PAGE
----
The Coarseness of Our Times

by Michael Sean Winters

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It is difficult to imagine how American politics could become any more coarse. Yet, the evidence seems overwhelming: Just as sportsmen and women must always strive to jump higher or run faster, the tendency in our politics to push the envelope, no matter how regressive the contents of the envelope, seems inexorable.

I am not one of those perennial nostalgia mongers, who imagine there was once a golden age of American politics in which thoughtful men and women debated issues of public import with seriousness and determination without ever getting their hands dirty in the rough and tumble of electoral politics: The 1800 presidential contest between incumbent President John Adams and Thomas Jefferson remains one of the nastiest campaigns in U.S. history, the things said about Abraham Lincoln were no gentler than the things said about President Obama, and, more recently, conservative cranks floated dozens of conspiracy theories about the Clintons and liberal cranks returned the favor during the Bush presidency.

Still, just as war used to be something that soldiers did on a battlefield, until the advent of “strategic bombing” when whole cities were targeted indiscriminately, in today’s politics the nastiness is not confined to accusations hurled against the protagonists, but is spilling out into the equivalent of strategic bombing.

The latest instance comes from the Republican Senate primary in South Dakota. Dr. Annette Bosworth, trailing in the polls, needed to fire up the base and what better way than to speak their language. And so, she took to Facebook with the kind of offensive comment that is par for the course on certain Fox News programs and conservative talk radio. Under the heading “Today’s Lesson in Irony” Bosworth wrote:

The food stamp program is administered by the U.S. Department of Agriculture. They proudly report that they distribute free meals and food stamps to over 46 million people on an annual basis.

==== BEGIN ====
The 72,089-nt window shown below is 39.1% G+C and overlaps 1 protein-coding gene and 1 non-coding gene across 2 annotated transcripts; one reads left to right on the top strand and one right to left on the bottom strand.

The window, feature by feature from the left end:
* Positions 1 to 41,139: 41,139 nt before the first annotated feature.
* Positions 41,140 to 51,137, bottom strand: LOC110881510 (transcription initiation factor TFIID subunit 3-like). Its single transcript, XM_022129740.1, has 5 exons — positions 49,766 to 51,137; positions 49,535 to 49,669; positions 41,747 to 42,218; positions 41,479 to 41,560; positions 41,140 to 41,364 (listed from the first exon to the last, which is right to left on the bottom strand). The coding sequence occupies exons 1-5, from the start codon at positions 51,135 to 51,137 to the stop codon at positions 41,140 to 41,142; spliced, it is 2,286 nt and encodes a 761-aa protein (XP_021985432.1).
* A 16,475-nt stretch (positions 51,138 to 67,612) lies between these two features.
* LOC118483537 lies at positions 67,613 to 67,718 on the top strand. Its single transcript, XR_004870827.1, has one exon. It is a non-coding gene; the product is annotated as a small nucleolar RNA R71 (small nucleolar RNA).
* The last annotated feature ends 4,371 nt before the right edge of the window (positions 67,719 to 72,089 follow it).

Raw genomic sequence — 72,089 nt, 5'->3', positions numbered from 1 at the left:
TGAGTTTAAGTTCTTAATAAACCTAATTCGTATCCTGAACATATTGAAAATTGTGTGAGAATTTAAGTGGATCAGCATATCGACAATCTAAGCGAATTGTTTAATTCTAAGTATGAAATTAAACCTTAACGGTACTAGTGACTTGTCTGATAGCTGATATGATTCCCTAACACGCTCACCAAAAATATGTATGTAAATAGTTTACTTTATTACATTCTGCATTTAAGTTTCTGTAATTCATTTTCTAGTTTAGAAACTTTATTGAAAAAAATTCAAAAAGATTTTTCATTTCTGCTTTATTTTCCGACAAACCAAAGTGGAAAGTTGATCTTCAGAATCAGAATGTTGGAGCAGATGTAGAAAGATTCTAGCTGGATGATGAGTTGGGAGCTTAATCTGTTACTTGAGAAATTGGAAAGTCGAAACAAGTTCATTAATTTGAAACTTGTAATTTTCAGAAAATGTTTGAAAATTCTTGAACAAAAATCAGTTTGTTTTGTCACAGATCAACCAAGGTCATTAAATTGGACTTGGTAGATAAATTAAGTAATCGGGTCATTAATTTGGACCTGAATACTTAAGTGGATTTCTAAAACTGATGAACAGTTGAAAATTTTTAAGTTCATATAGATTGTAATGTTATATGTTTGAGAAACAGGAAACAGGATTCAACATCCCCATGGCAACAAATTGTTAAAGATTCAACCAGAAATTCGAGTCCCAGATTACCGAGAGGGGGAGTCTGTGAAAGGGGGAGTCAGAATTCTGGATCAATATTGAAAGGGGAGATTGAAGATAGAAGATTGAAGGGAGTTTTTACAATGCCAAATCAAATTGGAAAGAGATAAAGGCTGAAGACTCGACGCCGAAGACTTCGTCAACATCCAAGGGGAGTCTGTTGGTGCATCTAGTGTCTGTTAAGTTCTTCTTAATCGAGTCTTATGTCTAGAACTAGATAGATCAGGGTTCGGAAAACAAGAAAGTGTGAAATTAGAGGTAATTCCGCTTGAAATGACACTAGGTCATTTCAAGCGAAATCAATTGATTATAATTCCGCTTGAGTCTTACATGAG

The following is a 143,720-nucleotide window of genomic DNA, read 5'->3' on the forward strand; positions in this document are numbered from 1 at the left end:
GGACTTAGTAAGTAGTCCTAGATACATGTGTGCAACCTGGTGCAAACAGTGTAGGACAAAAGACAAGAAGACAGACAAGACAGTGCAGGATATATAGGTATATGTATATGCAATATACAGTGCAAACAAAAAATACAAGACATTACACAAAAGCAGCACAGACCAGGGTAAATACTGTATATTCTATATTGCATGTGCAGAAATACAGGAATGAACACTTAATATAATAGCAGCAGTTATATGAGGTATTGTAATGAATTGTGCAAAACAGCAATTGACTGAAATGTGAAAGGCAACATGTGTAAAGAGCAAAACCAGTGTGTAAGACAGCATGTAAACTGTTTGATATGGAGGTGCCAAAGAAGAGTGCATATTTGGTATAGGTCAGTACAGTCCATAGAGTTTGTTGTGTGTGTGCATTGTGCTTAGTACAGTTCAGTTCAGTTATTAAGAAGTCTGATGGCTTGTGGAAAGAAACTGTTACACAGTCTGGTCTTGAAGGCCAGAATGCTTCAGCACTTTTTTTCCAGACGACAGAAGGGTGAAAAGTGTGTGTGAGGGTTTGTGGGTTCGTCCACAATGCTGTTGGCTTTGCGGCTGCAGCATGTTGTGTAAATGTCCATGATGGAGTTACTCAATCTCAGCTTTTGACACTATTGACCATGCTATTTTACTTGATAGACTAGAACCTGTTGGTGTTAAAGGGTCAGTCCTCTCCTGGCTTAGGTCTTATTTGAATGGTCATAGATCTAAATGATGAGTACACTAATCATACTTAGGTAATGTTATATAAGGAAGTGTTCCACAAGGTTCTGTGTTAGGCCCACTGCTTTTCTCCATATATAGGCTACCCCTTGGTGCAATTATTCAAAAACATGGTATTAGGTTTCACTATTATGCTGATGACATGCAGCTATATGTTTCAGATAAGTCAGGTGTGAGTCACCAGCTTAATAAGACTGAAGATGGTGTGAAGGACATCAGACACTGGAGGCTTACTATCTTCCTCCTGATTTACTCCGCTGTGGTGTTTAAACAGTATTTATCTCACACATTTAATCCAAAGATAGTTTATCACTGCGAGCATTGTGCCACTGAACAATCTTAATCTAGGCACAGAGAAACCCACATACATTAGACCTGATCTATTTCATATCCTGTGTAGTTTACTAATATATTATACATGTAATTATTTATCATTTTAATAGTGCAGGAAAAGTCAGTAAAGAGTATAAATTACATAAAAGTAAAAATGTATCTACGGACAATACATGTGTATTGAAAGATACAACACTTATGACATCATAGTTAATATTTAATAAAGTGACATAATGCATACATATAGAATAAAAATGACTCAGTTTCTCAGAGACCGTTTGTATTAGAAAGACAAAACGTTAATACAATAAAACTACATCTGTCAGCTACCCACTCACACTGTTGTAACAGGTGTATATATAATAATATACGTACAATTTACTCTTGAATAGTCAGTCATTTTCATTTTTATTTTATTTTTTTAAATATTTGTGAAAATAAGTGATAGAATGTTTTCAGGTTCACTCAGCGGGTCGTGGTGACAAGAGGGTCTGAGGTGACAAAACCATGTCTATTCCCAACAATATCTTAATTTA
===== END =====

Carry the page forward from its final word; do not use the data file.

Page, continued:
Meanwhile, the National Park Service, run by the U.S. Department of the Interior, asks us ‘please do not feed the animals.’ Their stated reason for this policy being that … the animals will grow dependent on the handouts, and then they will never learn to take care of themselves. This concludes today’s lesson. Any questions?

The real “lesson in irony” here is, of course, that Bosworth does not seem to grasp how offensive her comparison of food stamp recipients with wild animals is. The lack of human sympathy with those who struggle to feed their families is shocking. And, unsurprisingly, there seems to be no awareness that many millions of people who get food stamps are working families whose incomes are insufficient to pay for groceries. Her Facebook posting is the political equivalent of Wal-Mart’s holiday food drive for its employees, a window into the great issue of our time – income inequality – dressed up to look like something else. At least Wal-Mart’s intention was to help people. Dr. Bosworth’s intention was to demean.

A different example of coarseness comes from Georgia where the legislature passed a “guns everywhere” bill that seems about as necessary as a rerun of that horrible show about the Kardashians. Kudos to Archbishop Wilton Gregory and other faith leaders for publicly resisting the effort to get more guns into Peach State churches. But, why was this bill passed, other than that the NRA wanted to make a point? Coarseness comes in may shapes and sizes, not just vile, demeaning comments about the poor. There is a coarseness in the enactment of a policy that is unnecessary and dangerous, simply because the extremists in the NRA want it.